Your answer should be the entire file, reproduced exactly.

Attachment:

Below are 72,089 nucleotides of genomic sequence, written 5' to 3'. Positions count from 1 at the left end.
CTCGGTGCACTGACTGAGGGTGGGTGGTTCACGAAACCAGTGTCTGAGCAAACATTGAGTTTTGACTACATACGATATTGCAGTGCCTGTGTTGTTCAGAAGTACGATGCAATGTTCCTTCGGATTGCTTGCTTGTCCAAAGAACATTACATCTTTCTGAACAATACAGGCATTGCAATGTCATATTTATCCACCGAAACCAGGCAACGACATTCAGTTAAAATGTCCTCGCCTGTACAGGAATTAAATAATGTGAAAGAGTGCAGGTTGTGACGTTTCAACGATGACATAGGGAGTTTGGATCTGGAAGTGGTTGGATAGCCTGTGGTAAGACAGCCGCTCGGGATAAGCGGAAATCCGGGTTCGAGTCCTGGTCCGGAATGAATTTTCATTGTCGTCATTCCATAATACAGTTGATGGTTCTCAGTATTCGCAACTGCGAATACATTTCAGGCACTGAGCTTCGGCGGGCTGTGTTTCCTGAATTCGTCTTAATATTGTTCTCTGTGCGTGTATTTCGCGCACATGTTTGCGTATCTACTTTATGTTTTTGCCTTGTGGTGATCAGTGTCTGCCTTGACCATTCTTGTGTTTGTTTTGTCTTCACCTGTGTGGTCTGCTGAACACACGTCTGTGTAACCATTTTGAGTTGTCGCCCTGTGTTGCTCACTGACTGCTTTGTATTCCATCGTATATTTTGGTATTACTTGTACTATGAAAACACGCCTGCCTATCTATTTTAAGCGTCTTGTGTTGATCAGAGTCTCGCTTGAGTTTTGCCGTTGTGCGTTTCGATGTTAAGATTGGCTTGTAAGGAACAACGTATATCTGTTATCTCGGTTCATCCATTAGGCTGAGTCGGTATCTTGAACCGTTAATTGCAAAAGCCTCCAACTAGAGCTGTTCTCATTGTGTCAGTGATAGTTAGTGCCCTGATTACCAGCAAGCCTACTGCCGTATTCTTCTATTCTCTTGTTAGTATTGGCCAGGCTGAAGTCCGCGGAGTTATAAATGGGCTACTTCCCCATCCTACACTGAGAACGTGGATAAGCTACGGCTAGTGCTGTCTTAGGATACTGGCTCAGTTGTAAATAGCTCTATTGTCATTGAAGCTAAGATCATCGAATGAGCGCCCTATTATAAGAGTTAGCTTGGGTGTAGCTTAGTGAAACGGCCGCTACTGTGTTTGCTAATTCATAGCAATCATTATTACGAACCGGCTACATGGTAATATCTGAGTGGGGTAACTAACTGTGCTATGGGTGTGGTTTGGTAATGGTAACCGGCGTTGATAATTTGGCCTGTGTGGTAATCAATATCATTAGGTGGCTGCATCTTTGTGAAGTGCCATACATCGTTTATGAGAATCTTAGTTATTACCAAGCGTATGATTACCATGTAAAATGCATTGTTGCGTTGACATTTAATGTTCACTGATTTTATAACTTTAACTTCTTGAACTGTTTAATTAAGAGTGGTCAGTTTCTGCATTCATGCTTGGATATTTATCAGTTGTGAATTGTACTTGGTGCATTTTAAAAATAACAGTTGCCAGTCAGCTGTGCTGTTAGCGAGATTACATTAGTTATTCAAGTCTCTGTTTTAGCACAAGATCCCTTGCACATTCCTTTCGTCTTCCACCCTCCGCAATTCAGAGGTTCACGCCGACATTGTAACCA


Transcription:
Below are 72,089 nucleotides of genomic sequence, written 5' to 3'. Positions count from 1 at the left end.
CTCGGTGCACTGACTGAGGGTGGGTGGTTCACGAAACCAGTGTCTGAGCAAACATTGAGTTTTGACTACATACGATATTGCAGTGCCTGTGTTGTTCAGAAGTACGATGCAATGTTCCTTCGGATTGCTTGCTTGTCCAAAGAACATTACATCTTTCTGAACAATACAGGCATTGCAATGTCATATTTATCCACCGAAACCAGGCAACGACATTCAGTTAAAATGTCCTCGCCTGTACAGGAATTAAATAATGTGAAAGAGTGCAGGTTGTGACGTTTCAACGATGACATAGGGAGTTTGGATCTGGAAGTGGTTGGATAGCCTGTGGTAAGACAGCCGCTCGGGATAAGCGGAAATCCGGGTTCGAGTCCTGGTCCGGAATGAATTTTCATTGTCGTCATTCCATAATACAGTTGATGGTTCTCAGTATTCGCAACTGCGAATACATTTCAGGCACTGAGCTTCGGCGGGCTGTGTTTCCTGAATTCGTCTTAATATTGTTCTCTGTGCGTGTATTTCGCGCACATGTTTGCGTATCTACTTTATGTTTTTGCCTTGTGGTGATCAGTGTCTGCCTTGACCATTCTTGTGTTTGTTTTGTCTTCACCTGTGTGGTCTGCTGAACACACGTCTGTGTAACCATTTTGAGTTGTCGCCCTGTGTTGCTCACTGACTGCTTTGTATTCCATCGTATATTTTGGTATTACTTGTACTATGAAAACACGCCTGCCTATCTATTTTAAGCGTCTTGTGTTGATCAGAGTCTCGCTTGAGTTTTGCCGTTGTGCGTTTCGATGTTAAGATTGGCTTGTAAGGAACAACGTATATCTGTTATCTCGGTTCATCCATTAGGCTGAGTCGGTATCTTGAACCGTTAATTGCAAAAGCCTCCAACTAGAGCTGTTCTCATTGTGTCAGTGATAGTTAGTGCCCTGATTACCAGCAAGCCTACTGCCGTATTCTTCTATTCTCTTGTTAGTATTGGCCAGGCTGAAGTCCGCGGAGTTATAAATGGGCTACTTCCCCATCCTACACTGAGAACGTGGATAAGCTACGGCTAGTGCTGTCTTAGGATACTGGCTCAGTTGTAAATAGCTCTATTGTCATTGAAGCTAAGATCATCGAATGAGCGCCCTATTATAAGAGTTAGCTTGGGTGTAGCTTAGTGAAACGGCCGCTACTGTGTTTGCTAATTCATAGCAATCATTATTACGAACCGGCTACATGGTAATATCTGAGTGGGGTAACTAACTGTGCTATGGGTGTGGTTTGGTAATGGTAACCGGCGTTGATAATTTGGCCTGTGTGGTAATCAATATCATTAGGTGGCTGCATCTTTGTGAAGTGCCATACATCGTTTATGAGAATCTTAGTTATTACCAAGCGTATGATTACCATGTAAAATGCATTGTTGCGTTGACATTTAATGTTCACTGATTTTATAACTTTAACTTCTTGAACTGTTTAATTAAGAGTGGTCAGTTTCTGCATTCATGCTTGGATATTTATCAGTTGTGAATTGTACTTGGTGCATTTTAAAAATAACAGTTGCCAGTCAGCTGTGCTGTTAGCGAGATTACATTAGTTATTCAAGTCTCTGTTTTAGCACAAGATCCCTTGCACATTCCTTTCGTCTTCCACCCTCCGCAATTCAGAGGTTCACGCCGACATTGTAACCA